Bayas, First among the Magi, is a wizard from story books, the ancient kind. He also happens to be a baker, living in his northern library. Political forces are moving, and Bayas leaves his sanctuary on an adventure.

Logan Ninefingers, the Bloody Nine, is a northman and prior champion of Bethod, the king. When Bethod unsuccessfully kills Logan, Logan is collected into Bayas’s group of adventurers.

Jezal van Luthar trains for his chance to be the city champion at fencing. A title once held by Sand dan Glokta and Collen West. In the interim, he falls in love with a commoner and is recruited into Bayas’s adventure.

Ferro Maljinn is a slave on the run from the Empire. She feels no pain and is driven by the need for vengence. She’s exactly what Bayas needs for his adventure.

Sand dan Glokta, a POW surviver and cripple, is an inquisitor of some skill. Under the command of Arch Lectur Sult, Glokta tears apart the mercer guild, opening trade routes in the south, and begins his own investigation into the corruption of the government.

Collem West worked for years to win his fencing championship and became one of the few commoners to be given rank  in the Union army. Skill and strategy leads him into the high chain of command, and his next big assignment is to win a war against the north.

My rating: 3.5 out of 5 stars

My thoughts:

I knew this was the first novel in a trilogy, but I heard it was a stand-alone novel. It is not. If you plan to read it, plan to read the remaining books. This book starts with a couple big plots. First character on scene is Logan Ninefingers after being nearly killed by Bethod. Classic novel structure suggests that this would be the event which should close the novel, making it a stand alone. Nope. Logan finds Bayas early in the book and becomes his traveling companion. He has a few early chances to face Bethod, but he does not. That chance doesn’t come around again in this novel. Actually, at the end, Logan chooses to sail to the End of the World with Bayas when full ships of armed men are going north to fight Bethod, thus losing him the “”opportunity” to directly fight his foe.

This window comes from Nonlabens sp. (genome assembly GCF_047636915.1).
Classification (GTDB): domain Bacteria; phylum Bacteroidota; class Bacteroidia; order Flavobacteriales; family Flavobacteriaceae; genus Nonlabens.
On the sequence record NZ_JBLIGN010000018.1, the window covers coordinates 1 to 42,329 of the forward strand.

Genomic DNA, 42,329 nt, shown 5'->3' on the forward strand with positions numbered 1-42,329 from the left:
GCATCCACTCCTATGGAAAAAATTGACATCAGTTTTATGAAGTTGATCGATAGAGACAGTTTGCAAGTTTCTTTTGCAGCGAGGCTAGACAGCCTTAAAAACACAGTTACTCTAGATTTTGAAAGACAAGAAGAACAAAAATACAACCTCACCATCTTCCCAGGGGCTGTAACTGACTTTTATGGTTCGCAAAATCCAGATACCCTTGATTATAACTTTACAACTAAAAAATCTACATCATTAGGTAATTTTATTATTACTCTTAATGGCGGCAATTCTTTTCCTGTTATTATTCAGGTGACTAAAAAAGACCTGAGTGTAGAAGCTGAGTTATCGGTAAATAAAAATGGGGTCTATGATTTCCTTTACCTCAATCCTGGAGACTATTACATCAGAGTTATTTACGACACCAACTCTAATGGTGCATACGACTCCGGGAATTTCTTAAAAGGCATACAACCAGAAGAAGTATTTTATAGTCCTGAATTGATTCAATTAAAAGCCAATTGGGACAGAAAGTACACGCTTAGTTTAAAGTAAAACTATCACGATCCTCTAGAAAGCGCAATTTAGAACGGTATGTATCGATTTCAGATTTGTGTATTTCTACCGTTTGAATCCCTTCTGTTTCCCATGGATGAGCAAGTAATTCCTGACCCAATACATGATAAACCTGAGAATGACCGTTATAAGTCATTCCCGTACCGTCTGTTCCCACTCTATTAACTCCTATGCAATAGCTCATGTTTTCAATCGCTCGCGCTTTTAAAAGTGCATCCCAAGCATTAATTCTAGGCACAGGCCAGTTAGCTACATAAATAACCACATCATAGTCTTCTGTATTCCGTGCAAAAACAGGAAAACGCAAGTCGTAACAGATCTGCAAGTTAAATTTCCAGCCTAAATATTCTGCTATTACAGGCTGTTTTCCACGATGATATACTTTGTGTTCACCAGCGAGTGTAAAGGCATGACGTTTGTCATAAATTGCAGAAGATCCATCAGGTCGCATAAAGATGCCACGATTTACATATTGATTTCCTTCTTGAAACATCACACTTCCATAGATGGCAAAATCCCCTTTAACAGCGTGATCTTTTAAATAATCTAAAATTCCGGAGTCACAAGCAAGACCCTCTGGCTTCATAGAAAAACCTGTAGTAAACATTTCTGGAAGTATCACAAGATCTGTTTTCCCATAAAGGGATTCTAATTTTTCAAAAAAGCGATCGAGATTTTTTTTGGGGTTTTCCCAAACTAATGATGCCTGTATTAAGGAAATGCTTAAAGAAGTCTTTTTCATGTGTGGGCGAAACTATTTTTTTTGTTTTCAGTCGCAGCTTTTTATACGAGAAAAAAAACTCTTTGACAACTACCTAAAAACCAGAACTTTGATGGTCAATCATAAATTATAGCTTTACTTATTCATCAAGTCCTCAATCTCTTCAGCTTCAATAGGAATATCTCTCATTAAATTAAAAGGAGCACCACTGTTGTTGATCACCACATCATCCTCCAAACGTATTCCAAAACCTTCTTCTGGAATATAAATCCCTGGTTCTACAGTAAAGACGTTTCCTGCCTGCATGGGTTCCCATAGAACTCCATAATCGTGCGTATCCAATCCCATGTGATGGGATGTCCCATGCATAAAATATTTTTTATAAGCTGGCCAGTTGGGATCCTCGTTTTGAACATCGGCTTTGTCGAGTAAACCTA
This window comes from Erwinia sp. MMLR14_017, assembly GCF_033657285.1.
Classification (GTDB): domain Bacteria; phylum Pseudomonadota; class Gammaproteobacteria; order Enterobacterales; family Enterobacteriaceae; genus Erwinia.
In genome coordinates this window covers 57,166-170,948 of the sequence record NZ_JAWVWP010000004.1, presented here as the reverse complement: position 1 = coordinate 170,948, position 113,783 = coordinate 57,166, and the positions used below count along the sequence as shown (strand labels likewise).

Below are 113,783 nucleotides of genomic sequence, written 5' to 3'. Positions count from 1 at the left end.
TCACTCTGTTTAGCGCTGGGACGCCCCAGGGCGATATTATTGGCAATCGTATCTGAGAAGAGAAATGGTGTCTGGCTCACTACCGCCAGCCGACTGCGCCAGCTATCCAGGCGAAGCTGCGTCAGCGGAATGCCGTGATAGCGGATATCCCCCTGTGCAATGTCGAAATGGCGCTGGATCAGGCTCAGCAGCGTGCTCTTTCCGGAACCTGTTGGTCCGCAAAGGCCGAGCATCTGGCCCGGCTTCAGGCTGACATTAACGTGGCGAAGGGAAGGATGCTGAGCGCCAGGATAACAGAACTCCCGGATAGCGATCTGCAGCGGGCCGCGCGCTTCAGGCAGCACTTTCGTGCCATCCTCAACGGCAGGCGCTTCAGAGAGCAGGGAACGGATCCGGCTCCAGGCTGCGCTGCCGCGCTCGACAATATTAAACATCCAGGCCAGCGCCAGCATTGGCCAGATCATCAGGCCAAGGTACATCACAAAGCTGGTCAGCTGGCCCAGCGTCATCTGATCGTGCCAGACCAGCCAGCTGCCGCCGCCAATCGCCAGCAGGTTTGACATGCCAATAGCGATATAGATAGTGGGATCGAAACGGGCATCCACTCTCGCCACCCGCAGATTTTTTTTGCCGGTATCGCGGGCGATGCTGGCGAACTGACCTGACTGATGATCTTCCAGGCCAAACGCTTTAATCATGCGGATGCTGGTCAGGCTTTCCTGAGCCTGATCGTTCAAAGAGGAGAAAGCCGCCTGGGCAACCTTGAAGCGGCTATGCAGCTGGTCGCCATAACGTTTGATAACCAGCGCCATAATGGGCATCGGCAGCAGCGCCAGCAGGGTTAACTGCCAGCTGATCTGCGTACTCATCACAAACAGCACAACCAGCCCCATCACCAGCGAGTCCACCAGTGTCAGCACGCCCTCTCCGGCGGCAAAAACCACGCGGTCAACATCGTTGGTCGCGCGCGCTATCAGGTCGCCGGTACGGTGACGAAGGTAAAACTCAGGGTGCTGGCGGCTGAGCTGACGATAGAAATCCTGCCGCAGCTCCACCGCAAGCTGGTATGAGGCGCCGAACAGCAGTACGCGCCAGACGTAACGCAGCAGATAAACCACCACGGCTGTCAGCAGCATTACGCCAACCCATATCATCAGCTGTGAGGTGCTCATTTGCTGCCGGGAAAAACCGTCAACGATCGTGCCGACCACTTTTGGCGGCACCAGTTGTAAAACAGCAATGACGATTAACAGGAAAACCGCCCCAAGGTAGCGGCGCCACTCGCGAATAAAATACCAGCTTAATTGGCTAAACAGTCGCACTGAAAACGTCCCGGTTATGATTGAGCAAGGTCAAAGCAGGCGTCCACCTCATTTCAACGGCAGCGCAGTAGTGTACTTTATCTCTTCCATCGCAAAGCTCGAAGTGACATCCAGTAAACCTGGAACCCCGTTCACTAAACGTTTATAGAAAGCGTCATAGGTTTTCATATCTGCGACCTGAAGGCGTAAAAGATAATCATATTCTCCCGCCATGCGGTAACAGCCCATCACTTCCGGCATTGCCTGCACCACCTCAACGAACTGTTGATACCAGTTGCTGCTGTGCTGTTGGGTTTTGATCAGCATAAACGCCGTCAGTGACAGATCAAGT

There is a major trend of plots not ending or ending very early in the story, leading to this novel feeling like it does not stand alone. Examples other than Logan Ninefingers: Sand dan Glokta, who never finds what he is looking for and cannot answer the question of why he still struggles even though pain and his crippled status leave him wanting to give up; Bayas, who sets out to collect a group of men for an adventure to collect the seed (in defense of the book, Bayas is able to collect his group, only to be left with the big open story issue of the entire adventure he gathered the group for); Collem West and his sister, who appear throughout the book and advance in character while never having a clear goal and resolution; Ferro, who wants revenge but is steadily carried away from it then redirected without the chance to get her revenge; and the fencer Luthar, who wins the contest that he never really cared about and is subsequently drug into Bayas’ adventures.

Worse than not being a stand alone novel, it started to become predictable. What! The dashing swords man who disdains anyone of a station lower than himself will fall for the common girl? What! Logan Ninefingers, who is constantly called the Bloody Nine, a figure so scary the northmen, Anglanders and even people in the center of the Union tell horror stories about him, has an internal blood-loving beast that is ready to kill but must be suppressed by Logan’s human side? What! The cripple is being used by the Arch Lektor? What! The closed council is corrupt? What! The wizard has been helping the Union in disguise for years? What! Their future mission (should they choose to accept it) is to finish the adventure from centuries before that was never achieved? I had heard so much before reading this book about how unique it was and the interesting twists. I was disappointed.